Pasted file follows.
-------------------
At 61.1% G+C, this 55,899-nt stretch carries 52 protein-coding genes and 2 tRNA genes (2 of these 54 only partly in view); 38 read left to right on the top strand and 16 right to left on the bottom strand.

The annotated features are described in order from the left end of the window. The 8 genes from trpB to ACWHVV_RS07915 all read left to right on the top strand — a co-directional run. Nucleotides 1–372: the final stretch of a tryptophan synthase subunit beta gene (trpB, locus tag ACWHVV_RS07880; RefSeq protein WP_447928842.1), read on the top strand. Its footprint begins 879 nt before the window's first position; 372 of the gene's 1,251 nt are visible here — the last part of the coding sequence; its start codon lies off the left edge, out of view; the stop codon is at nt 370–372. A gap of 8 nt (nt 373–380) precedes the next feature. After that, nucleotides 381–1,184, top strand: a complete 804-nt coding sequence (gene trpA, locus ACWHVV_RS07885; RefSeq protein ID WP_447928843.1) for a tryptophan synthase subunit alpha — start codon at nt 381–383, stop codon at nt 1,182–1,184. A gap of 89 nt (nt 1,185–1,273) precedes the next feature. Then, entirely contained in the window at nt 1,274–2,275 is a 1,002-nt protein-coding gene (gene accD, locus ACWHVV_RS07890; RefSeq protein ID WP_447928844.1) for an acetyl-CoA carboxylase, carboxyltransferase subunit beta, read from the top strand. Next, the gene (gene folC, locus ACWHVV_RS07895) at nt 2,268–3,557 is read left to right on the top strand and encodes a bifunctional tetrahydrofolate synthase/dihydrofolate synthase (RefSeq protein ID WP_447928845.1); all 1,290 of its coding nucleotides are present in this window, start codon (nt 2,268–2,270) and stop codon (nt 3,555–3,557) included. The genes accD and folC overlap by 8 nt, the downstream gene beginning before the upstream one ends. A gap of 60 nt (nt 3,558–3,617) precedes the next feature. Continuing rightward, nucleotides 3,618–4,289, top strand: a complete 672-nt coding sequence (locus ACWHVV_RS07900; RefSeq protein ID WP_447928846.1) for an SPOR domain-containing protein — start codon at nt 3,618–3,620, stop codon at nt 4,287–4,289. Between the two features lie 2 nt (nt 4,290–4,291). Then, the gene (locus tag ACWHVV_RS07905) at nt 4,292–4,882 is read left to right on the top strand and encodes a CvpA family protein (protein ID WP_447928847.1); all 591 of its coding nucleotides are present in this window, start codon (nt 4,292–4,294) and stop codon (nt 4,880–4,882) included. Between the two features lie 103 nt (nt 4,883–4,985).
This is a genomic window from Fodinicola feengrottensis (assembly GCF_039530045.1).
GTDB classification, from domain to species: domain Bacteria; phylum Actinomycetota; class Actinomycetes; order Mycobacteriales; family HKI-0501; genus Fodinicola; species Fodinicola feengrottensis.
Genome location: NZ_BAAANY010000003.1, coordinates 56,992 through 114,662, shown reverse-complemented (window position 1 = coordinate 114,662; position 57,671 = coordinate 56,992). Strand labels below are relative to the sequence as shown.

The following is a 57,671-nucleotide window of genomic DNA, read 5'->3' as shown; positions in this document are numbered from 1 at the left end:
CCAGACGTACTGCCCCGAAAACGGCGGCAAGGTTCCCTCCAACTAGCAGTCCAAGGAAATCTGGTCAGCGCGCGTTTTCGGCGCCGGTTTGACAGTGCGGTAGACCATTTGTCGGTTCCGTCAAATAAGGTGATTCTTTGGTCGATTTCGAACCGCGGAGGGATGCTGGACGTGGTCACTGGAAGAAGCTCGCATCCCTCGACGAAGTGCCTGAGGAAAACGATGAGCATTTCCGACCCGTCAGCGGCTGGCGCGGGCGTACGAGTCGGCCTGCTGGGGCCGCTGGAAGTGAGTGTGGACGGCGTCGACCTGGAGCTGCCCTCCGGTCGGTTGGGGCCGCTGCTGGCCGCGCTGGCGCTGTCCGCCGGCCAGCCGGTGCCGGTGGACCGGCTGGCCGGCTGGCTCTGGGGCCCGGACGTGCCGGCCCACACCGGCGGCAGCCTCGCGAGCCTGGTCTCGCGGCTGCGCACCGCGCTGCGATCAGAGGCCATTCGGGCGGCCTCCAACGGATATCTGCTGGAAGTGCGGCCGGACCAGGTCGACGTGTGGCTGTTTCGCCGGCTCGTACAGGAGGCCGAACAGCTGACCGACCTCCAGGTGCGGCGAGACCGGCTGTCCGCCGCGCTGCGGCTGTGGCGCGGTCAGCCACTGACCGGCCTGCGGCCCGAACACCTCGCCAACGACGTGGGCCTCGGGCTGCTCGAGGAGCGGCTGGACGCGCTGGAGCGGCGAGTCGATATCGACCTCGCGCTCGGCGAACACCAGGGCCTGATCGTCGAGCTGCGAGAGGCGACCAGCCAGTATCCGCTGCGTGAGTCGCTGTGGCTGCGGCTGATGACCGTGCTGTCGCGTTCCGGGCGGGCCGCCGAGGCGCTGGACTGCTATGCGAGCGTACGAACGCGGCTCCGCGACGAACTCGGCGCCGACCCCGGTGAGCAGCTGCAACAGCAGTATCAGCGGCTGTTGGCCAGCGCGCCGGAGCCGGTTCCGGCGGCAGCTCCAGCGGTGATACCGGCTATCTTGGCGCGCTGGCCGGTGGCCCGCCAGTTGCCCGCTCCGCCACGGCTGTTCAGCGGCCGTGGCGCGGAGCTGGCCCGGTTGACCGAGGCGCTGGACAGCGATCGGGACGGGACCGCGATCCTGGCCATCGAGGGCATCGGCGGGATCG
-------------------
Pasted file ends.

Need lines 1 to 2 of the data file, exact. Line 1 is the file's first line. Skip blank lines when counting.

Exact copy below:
At 61.1% G+C, this 55,899-nt stretch carries 52 protein-coding genes and 2 tRNA genes (2 of these 54 only partly in view); 38 read left to right on the top strand and 16 right to left on the bottom strand.

The annotated features are described in order from the left end of the window. The 8 genes from trpB to ACWHVV_RS07915 all read left to right on the top strand — a co-directional run. Nucleotides 1–372: the final stretch of a tryptophan synthase subunit beta gene (trpB, locus tag ACWHVV_RS07880; RefSeq protein WP_447928842.1), read on the top strand. Its footprint begins 879 nt before the window's first position; 372 of the gene's 1,251 nt are visible here — the last part of the coding sequence; its start codon lies off the left edge, out of view; the stop codon is at nt 370–372. A gap of 8 nt (nt 373–380) precedes the next feature. After that, nucleotides 381–1,184, top strand: a complete 804-nt coding sequence (gene trpA, locus ACWHVV_RS07885; RefSeq protein ID WP_447928843.1) for a tryptophan synthase subunit alpha — start codon at nt 381–383, stop codon at nt 1,182–1,184. A gap of 89 nt (nt 1,185–1,273) precedes the next feature. Then, entirely contained in the window at nt 1,274–2,275 is a 1,002-nt protein-coding gene (gene accD, locus ACWHVV_RS07890; RefSeq protein ID WP_447928844.1) for an acetyl-CoA carboxylase, carboxyltransferase subunit beta, read from the top strand. Next, the gene (gene folC, locus ACWHVV_RS07895) at nt 2,268–3,557 is read left to right on the top strand and encodes a bifunctional tetrahydrofolate synthase/dihydrofolate synthase (RefSeq protein ID WP_447928845.1); all 1,290 of its coding nucleotides are present in this window, start codon (nt 2,268–2,270) and stop codon (nt 3,555–3,557) included. The genes accD and folC overlap by 8 nt, the downstream gene beginning before the upstream one ends. A gap of 60 nt (nt 3,558–3,617) precedes the next feature. Continuing rightward, nucleotides 3,618–4,289, top strand: a complete 672-nt coding sequence (locus ACWHVV_RS07900; RefSeq protein ID WP_447928846.1) for an SPOR domain-containing protein — start codon at nt 3,618–3,620, stop codon at nt 4,287–4,289. Between the two features lie 2 nt (nt 4,290–4,291). Then, the gene (locus tag ACWHVV_RS07905) at nt 4,292–4,882 is read left to right on the top strand and encodes a CvpA family protein (protein ID WP_447928847.1); all 591 of its coding nucleotides are present in this window, start codon (nt 4,292–4,294) and stop codon (nt 4,880–4,882) included. Between the two features lie 103 nt (nt 4,883–4,985).